What kind of driver are you

Accidents happen. We have all had those moments, where the unexpected catches us unawares. It usually happens when our attention to the moment wavers just a bit. A slight wobble followed by surprise. We have all experienced drivers careening along the highway in a great hurry. Passing when the yellow lines are solid, or roaring past you and two other cars driving safely along the beautiful highway.

Perhaps, we ourselves have been a bit guilty of that behavior, hopefully though, without mishap. The innocent victims are usually unsuspecting wildlife going about their lives. We, the seekers of commodity, not so much community, have bisected and dissected and made a maze out of what once was a natural setting. Our road designs are almost always inconsiderate of wildlife trying to follow the paths which are traditional. In our earlier days, we too followed these same trails. But heavy vehicles moving at high speeds are not suited to a dirt path often passing under low hanging branches.

A few mornings back, as I was coming down our windy, most beautiful highway connecting Kingston to Hillsboro, I was stunned by the fall glory of the Cottonwoods lining Percha Creek. I rounded a corner and entered a straight stretch of road and there lying in the middle of the road was a victim. Now I know at times, a ground squirrel seemingly bent on suicide may dart out from the roadside grasses leaving you no time to react other than exclaiming damn! I have had jackrabbits at night charge my lights and hit the car even with me almost at a standstill. But, we are usually aware of those moments of hitting wildlife.

Here is where an outstanding community member feels remorse for what just happened. In this case, it was a hit and run. They left one of the most beautiful foxes I have ever seen lying dead in the road for others to swerve around or to blatantly thump thump, without any respect for the life now departed. They were perhaps a coward, not able to face the death they just caused. Regardless, they should have taken responsibility for what had just happened.

We have a current crisis where many do not even respect themselves let alone other humans and other lifeforms. Joy, wonder and marvel do not linger long with those who care only for themselves. Why would the driver of that vehicle just continue on their way without at least stopping to make sure the wildlife was dead and to then remove it from the roadway. I witnessed a racoon once who had been hit and then its mate was on the road by it. She was then hit by another vehicle in front of me. They also drove on leaving carnage on the roadway for others to deal with. To think that humans are the only animals with feelings, is about as egotistical, self-promoting and anthropocentric as one can be.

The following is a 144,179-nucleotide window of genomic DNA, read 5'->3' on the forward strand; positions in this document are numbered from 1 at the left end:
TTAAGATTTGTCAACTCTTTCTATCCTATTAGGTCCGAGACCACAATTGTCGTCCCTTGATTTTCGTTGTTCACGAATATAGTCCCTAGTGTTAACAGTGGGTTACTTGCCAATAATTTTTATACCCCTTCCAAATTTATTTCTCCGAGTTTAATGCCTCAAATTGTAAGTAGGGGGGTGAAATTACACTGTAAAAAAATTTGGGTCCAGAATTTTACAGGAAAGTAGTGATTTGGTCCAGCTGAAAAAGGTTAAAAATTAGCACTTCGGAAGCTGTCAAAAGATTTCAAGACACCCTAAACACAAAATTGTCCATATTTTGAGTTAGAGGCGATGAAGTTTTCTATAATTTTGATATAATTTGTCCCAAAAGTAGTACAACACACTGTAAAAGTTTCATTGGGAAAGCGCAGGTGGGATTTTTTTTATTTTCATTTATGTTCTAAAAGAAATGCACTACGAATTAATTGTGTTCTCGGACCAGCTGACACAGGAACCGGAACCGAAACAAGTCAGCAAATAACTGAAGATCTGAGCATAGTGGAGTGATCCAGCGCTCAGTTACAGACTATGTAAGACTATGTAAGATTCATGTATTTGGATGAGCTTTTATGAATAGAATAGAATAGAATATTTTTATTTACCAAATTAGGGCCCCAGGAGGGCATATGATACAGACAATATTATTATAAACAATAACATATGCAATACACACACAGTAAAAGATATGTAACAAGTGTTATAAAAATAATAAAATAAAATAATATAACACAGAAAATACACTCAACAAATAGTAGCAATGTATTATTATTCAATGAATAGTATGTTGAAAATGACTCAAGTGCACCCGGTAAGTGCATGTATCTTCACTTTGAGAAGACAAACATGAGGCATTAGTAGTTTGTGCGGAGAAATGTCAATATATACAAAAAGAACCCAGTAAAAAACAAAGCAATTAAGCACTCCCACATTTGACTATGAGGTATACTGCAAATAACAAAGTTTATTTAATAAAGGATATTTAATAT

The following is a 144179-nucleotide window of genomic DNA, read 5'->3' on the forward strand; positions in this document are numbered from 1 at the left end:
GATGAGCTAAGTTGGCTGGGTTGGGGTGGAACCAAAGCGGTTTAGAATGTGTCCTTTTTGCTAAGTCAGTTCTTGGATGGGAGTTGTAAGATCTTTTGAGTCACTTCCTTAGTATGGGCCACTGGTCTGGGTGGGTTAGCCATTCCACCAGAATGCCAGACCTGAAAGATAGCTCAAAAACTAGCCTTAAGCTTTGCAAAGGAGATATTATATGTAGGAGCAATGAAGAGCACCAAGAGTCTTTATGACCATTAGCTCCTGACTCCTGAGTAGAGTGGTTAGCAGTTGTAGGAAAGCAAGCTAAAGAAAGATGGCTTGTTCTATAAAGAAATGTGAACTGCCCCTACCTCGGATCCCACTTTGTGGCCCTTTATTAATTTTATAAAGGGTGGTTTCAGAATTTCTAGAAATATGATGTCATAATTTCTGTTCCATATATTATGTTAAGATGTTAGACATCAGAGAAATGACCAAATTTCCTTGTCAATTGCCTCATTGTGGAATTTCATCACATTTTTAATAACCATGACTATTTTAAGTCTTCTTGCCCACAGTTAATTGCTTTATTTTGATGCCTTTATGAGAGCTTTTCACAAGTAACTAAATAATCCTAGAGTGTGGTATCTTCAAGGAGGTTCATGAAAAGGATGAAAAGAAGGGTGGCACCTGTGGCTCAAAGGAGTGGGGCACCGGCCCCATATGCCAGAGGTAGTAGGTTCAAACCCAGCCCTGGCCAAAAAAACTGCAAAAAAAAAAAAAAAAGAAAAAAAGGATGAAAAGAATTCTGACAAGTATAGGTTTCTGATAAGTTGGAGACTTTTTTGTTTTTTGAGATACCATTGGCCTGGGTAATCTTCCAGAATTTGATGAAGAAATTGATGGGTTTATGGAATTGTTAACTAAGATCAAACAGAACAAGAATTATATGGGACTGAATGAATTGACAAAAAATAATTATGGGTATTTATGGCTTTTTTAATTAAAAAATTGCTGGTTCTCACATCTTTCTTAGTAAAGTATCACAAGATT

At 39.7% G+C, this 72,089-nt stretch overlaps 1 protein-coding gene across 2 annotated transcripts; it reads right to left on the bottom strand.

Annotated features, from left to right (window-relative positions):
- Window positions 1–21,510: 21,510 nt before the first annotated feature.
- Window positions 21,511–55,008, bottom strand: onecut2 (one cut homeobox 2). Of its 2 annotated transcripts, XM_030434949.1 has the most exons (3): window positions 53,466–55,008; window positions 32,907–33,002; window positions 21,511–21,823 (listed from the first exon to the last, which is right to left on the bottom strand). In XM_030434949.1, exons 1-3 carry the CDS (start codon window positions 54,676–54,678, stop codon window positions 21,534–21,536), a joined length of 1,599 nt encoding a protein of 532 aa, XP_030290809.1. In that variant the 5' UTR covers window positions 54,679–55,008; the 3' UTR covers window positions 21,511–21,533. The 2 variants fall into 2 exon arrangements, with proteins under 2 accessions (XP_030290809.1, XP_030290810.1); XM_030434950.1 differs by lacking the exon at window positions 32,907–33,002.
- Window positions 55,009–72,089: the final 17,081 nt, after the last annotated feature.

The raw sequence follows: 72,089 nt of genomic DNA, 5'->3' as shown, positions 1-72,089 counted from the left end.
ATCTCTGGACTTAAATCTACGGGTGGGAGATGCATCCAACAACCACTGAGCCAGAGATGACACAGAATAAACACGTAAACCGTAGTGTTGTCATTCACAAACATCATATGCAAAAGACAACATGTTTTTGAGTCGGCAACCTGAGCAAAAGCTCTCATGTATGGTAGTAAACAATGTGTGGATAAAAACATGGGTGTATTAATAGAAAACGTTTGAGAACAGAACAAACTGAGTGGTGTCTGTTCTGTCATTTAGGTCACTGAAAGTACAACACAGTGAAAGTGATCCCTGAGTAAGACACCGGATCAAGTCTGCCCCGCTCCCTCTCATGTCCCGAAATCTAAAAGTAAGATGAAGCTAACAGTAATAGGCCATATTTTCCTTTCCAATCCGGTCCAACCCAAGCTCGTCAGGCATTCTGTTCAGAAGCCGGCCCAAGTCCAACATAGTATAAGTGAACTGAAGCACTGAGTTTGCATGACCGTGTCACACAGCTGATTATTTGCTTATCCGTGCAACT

If you happen upon wildlife dead on the road, please, think about that animal, the life it was just living and what it left behind. Respectfully pull it off the road so nothing else is killed because of it. Was it out hunting for a hungry family back in the den? Who will feed them now? Please, show respect for each other and all forms of life. It is a good deed.

Let us be more observant as we drive. Pay attention to the roadway. Lizards and snakes, which both have tremendously important roles in the land’s ecology, often bask on the warm pavement. They are small and often harder to see but they are important cogs in life’s web as well as the other life forced to traverse our deadly asphaltic ribbons. High stepping tarantulas take a bit of time to cross, and our beautiful Desert Box Turtles are slow to cross as well. Make those moments ones of observation and wonder, not of remorse.

Enjoy the beauty of the drive. Give yourself a buffer of a few more minutes to reach your destination and to be observant.

If the driver who killed the fox had only been paying a bit more attention to the road, very likely they would have been able to prevent what happened. Then, they would have had the special experience of seeing one of the most beautiful animals to be seen, racing across the roadway. Racing across and on its way to wherever it was bound, leaving the driver behind, flushed with a lasting moment of awe.

Let us be more respectful, observant and enjoy the natural beauty that surrounds us each day.

Please drive carefully and enjoy!

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Steve Morgan
Steve Morgan

Steve Morgan is a retired landscape architect who spent most of his 35 year career in Arizona and New Mexico. His current career is giving Chautauquas or Living History performances, as Aldo Leopold. He happily calls Kingston, New Mexico his home now, nestled in the Black Range Mountains only 3 miles from the Aldo Leopold Wilderness. His writings are strongly shaped by Aldo Leopold’s love of the wild lands, with respect and compassion for the land – the soils, waters, plants and animals. Steve’s compassion for nature is evident by his strong, driving desire to open people’s eyes to the marvel and joy of experiencing the natural world.

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One comment

  1. How sad for the fox. Thanks for writing this tho. People need to slow down and enjoy the beauty around them. Especially on that stretch of road.

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